Bridge opens part of 64-acre skatepark

Pro and amateur skaters and bikers broke in the X-Games caliber ramps and rails of newly furnished Autumn Skate Park April 7-9.

Scott Hasty

Pro and amateur skaters and bikers broke in the ‘X-Games caliber’ ramps and rails of newly furnished Autumn Skate Park April 7-9.

“Oooh and Aaah”these were the words to describe the newest hang out venue in Joplin.

The new John Q. Hammons Sports Park, or the new Bridge Complex as it is known, had its grand opening April 7- 9. The weekend was marked with music, fun and big air.

The first JoMoPro was held over the entire course of the weekend. The competition gave individuals of all ages the chance to see amateurs from around the region and pros from around the world break in the new skate park. Skaters and bikers participating in the competition owned the ramps April 7 when they practiced for the competitions held April 8 and 9.

“Over the entire course of the competition, our best guess is that it attracted 5,000 to 7,000 people,” said Lindsay Matush, marketing director of the Bridge.

The newly constructed Autumn Skate Park has more than 20,000 square feet of unique skate park. Ramps and bowls range in sizes from four to 11 feet deep. Also featured is an elevated street section designed for all sorts of freestyle tricks. The street section contains features including stairs, grind rails, bowl corners, hips, ledges, wedges, many gaps and transfers.

“It was designed and built by Nate Wessel, who is a pro BMX rider and he is one of the most sought after ramp builders in the world,” Matush said. “Ride BMX Magazine wrote that Autumn Ramp Park appears to be one of the most progressive skate parks in America today. The skate park is truly X-Games caliber.”

JoMoPro competition standings were as follows: first place , skateboard amateur class, Alex Owens, Kansas City; first place, skateboard pro class, Jud Heald, Joplin; first place, skateboard best trick, Jeremy Sizemore, Kirksville; first place, skateboard highest ollie, Austin James Hatley, Miami, OK; 1st place BMX amateur class, Andre Postell, Springfield, MA; first place BMX pro class, Andy Chapman, St. Louis; BMX best trick, Andrew Durigon, Kesswick, Ontario Canada; BMX highest bunny hop; Andrew Durigon, Kesswick, Ontario Canada.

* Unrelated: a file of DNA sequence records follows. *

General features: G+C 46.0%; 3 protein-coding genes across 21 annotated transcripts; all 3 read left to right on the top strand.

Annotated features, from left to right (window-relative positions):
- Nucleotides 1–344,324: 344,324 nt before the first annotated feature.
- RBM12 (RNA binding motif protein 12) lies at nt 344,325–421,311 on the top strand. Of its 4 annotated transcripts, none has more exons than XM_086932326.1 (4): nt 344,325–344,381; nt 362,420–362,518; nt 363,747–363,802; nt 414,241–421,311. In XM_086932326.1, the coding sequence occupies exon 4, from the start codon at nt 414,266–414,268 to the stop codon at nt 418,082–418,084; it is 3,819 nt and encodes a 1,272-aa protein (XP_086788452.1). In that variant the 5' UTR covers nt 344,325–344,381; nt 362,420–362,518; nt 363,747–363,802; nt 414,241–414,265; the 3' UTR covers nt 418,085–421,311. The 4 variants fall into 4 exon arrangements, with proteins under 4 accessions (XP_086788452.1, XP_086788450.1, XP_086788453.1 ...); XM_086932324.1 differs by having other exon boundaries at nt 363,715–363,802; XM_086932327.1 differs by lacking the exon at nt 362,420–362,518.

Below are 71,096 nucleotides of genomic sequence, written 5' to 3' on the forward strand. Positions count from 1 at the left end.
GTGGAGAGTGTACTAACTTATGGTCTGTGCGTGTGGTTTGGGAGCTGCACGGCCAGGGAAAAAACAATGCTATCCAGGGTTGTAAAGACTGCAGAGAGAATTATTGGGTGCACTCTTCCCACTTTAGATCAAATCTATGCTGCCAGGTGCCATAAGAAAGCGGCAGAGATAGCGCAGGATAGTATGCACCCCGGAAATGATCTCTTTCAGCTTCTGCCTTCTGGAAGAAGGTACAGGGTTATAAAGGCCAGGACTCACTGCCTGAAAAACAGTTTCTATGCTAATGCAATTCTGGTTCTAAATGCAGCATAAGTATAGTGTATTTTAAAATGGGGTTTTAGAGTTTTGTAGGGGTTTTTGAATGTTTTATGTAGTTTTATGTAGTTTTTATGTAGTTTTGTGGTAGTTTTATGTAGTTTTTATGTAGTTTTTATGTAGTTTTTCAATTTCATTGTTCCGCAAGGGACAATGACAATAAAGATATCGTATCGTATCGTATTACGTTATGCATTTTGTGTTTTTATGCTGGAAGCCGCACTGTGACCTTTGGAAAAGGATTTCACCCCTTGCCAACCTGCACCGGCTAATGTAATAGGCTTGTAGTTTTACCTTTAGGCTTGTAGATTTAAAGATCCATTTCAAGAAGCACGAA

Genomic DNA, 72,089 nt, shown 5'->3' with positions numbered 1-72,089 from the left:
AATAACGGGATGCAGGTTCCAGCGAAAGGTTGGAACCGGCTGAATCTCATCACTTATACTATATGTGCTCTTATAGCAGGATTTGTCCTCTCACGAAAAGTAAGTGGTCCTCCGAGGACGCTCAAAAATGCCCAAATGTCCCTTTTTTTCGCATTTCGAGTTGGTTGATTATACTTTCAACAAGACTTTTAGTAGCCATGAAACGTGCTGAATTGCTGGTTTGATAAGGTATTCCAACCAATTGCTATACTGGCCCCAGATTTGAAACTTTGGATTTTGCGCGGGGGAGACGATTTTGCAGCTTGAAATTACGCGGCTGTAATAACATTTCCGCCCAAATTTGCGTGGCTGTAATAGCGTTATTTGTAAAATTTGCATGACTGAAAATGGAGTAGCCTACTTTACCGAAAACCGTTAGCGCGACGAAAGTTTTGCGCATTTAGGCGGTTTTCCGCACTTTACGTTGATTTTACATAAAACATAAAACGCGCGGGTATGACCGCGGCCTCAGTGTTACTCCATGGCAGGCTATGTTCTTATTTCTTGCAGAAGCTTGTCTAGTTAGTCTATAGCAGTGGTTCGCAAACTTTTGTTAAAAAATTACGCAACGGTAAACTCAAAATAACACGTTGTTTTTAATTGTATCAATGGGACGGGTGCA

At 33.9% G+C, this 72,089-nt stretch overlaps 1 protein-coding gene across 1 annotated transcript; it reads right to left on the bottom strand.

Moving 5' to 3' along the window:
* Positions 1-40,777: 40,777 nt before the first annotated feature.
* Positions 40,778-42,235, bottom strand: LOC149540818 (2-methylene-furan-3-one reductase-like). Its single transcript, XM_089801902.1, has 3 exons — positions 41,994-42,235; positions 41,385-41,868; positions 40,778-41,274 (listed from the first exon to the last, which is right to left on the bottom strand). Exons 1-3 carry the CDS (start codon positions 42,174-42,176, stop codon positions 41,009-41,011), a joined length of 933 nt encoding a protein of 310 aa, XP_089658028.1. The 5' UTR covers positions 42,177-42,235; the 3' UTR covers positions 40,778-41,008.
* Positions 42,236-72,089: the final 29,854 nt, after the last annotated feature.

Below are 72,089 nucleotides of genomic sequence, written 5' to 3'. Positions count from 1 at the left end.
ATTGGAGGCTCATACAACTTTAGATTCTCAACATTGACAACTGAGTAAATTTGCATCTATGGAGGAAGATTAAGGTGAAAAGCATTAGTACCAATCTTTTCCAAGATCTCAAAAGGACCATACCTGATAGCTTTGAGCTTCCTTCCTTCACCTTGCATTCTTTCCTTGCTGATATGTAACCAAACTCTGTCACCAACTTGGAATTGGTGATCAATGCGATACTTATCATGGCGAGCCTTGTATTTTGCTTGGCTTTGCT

The new Bridge is much more than just a skate park. Along with the skate park, plans included construction of an arcade, wiFi-Internet-capable computer ports, an alcohol-free bar and an amphitheater with state-of-the-art lighting and electronic equipment that will be able to “compete with venues in St. Louis and Kansas City.”

“The Bridge is kind of what you make of it,” Matush said. “If you are interested in nothing that any staff member has to say, that’s okay. We’re here being who we want to be [dash] sharing our lives, sharing truth, sharing love and if you want a part of that, awesome. But, if what you want is access to a 40-foot climbing gym, a café or free wireless Internet, that’s your prerogative.”

Other soon-to-be additions to the include an outdoor café seating; an outdoor hard court designed for volleyball, street hockey and basketball and a BMX dirt race course.

“The current facility is 64,000 feet and sits on 64 acres,” Matush said. “The Bridge is a $5.1 million facility. What we’re trying to do is give area residents a chance to do something not many people get to do. We have a mind for expansion. After all is said done, we’ve only touched 26 acres of the 64 acres donated by John Q. Hammons. Really, the sky is the limit to what we do next.”

Since the Bridge started in 1999, its grown tremendously, and the old “rented, warehouse” facility just didn’t support the needs of what a program such as the Bridge needed. The new complex has all that and more.

“One of our goals is to bring things to Joplin that maybe don’t exist anywhere else in the country,” Matush said. “We want to be progressive. We don’t want to just ride trends, we want to set them so maybe the trendsetters of the East and West will follow the Midwest’s example.”